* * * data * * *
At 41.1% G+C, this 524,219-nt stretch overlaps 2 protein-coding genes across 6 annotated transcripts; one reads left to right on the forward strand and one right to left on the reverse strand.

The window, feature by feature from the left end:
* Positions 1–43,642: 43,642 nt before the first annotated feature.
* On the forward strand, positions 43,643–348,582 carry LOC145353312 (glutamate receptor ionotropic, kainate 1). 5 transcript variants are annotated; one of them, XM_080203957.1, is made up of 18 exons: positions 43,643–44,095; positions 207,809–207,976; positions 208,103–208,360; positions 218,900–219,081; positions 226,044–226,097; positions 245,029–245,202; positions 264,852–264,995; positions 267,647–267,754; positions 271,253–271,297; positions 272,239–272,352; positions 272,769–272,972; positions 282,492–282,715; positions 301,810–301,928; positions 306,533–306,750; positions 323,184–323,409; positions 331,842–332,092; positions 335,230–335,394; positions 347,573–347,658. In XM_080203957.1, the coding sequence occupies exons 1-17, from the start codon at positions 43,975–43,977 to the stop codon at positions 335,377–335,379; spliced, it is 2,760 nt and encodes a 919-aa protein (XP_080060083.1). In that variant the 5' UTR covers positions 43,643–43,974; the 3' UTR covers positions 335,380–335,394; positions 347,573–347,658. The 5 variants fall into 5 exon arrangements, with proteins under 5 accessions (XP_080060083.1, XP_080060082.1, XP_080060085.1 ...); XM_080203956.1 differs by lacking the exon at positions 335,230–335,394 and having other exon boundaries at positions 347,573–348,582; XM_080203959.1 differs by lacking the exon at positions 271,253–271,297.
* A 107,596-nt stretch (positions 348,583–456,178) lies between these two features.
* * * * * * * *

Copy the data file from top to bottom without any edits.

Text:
At 41.1% G+C, this 524,219-nt stretch overlaps 2 protein-coding genes across 6 annotated transcripts; one reads left to right on the forward strand and one right to left on the reverse strand.

The window, feature by feature from the left end:
* Positions 1–43,642: 43,642 nt before the first annotated feature.
* On the forward strand, positions 43,643–348,582 carry LOC145353312 (glutamate receptor ionotropic, kainate 1). 5 transcript variants are annotated; one of them, XM_080203957.1, is made up of 18 exons: positions 43,643–44,095; positions 207,809–207,976; positions 208,103–208,360; positions 218,900–219,081; positions 226,044–226,097; positions 245,029–245,202; positions 264,852–264,995; positions 267,647–267,754; positions 271,253–271,297; positions 272,239–272,352; positions 272,769–272,972; positions 282,492–282,715; positions 301,810–301,928; positions 306,533–306,750; positions 323,184–323,409; positions 331,842–332,092; positions 335,230–335,394; positions 347,573–347,658. In XM_080203957.1, the coding sequence occupies exons 1-17, from the start codon at positions 43,975–43,977 to the stop codon at positions 335,377–335,379; spliced, it is 2,760 nt and encodes a 919-aa protein (XP_080060083.1). In that variant the 5' UTR covers positions 43,643–43,974; the 3' UTR covers positions 335,380–335,394; positions 347,573–347,658. The 5 variants fall into 5 exon arrangements, with proteins under 5 accessions (XP_080060083.1, XP_080060082.1, XP_080060085.1 ...); XM_080203956.1 differs by lacking the exon at positions 335,230–335,394 and having other exon boundaries at positions 347,573–348,582; XM_080203959.1 differs by lacking the exon at positions 271,253–271,297.
* A 107,596-nt stretch (positions 348,583–456,178) lies between these two features.